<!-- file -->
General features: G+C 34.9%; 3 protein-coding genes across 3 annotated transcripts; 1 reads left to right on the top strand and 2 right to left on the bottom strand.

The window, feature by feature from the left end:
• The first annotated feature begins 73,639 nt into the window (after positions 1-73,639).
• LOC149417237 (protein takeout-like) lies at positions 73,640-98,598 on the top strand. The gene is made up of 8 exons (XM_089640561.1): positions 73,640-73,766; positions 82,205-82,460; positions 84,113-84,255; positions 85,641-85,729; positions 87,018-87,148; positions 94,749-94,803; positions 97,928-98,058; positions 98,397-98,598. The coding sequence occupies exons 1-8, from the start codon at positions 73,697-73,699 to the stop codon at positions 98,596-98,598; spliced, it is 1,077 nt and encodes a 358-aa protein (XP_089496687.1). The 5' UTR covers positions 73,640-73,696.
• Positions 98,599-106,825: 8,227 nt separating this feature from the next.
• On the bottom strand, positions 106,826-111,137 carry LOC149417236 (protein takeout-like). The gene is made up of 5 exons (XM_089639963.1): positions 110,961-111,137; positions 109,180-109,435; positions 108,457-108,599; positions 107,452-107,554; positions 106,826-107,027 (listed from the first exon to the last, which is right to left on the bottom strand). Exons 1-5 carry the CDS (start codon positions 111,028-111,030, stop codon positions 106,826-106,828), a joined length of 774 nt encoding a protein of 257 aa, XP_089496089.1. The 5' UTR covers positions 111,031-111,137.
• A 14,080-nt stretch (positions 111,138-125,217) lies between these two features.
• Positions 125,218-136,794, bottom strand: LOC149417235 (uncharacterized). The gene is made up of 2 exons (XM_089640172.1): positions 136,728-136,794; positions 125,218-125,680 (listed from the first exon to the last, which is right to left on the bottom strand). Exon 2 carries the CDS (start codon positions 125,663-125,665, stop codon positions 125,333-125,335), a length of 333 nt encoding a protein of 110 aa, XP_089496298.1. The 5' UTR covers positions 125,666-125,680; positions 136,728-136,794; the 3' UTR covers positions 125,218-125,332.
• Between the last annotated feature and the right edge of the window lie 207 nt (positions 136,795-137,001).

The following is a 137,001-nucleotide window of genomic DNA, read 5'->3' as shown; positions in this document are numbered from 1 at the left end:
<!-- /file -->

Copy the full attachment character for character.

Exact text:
General features: G+C 34.9%; 3 protein-coding genes across 3 annotated transcripts; 1 reads left to right on the top strand and 2 right to left on the bottom strand.

The window, feature by feature from the left end:
• The first annotated feature begins 73,639 nt into the window (after positions 1-73,639).
• LOC149417237 (protein takeout-like) lies at positions 73,640-98,598 on the top strand. The gene is made up of 8 exons (XM_089640561.1): positions 73,640-73,766; positions 82,205-82,460; positions 84,113-84,255; positions 85,641-85,729; positions 87,018-87,148; positions 94,749-94,803; positions 97,928-98,058; positions 98,397-98,598. The coding sequence occupies exons 1-8, from the start codon at positions 73,697-73,699 to the stop codon at positions 98,596-98,598; spliced, it is 1,077 nt and encodes a 358-aa protein (XP_089496687.1). The 5' UTR covers positions 73,640-73,696.
• Positions 98,599-106,825: 8,227 nt separating this feature from the next.
• On the bottom strand, positions 106,826-111,137 carry LOC149417236 (protein takeout-like). The gene is made up of 5 exons (XM_089639963.1): positions 110,961-111,137; positions 109,180-109,435; positions 108,457-108,599; positions 107,452-107,554; positions 106,826-107,027 (listed from the first exon to the last, which is right to left on the bottom strand). Exons 1-5 carry the CDS (start codon positions 111,028-111,030, stop codon positions 106,826-106,828), a joined length of 774 nt encoding a protein of 257 aa, XP_089496089.1. The 5' UTR covers positions 111,031-111,137.
• A 14,080-nt stretch (positions 111,138-125,217) lies between these two features.
• Positions 125,218-136,794, bottom strand: LOC149417235 (uncharacterized). The gene is made up of 2 exons (XM_089640172.1): positions 136,728-136,794; positions 125,218-125,680 (listed from the first exon to the last, which is right to left on the bottom strand). Exon 2 carries the CDS (start codon positions 125,663-125,665, stop codon positions 125,333-125,335), a length of 333 nt encoding a protein of 110 aa, XP_089496298.1. The 5' UTR covers positions 125,666-125,680; positions 136,728-136,794; the 3' UTR covers positions 125,218-125,332.
• Between the last annotated feature and the right edge of the window lie 207 nt (positions 136,795-137,001).

The following is a 137,001-nucleotide window of genomic DNA, read 5'->3' as shown; positions in this document are numbered from 1 at the left end: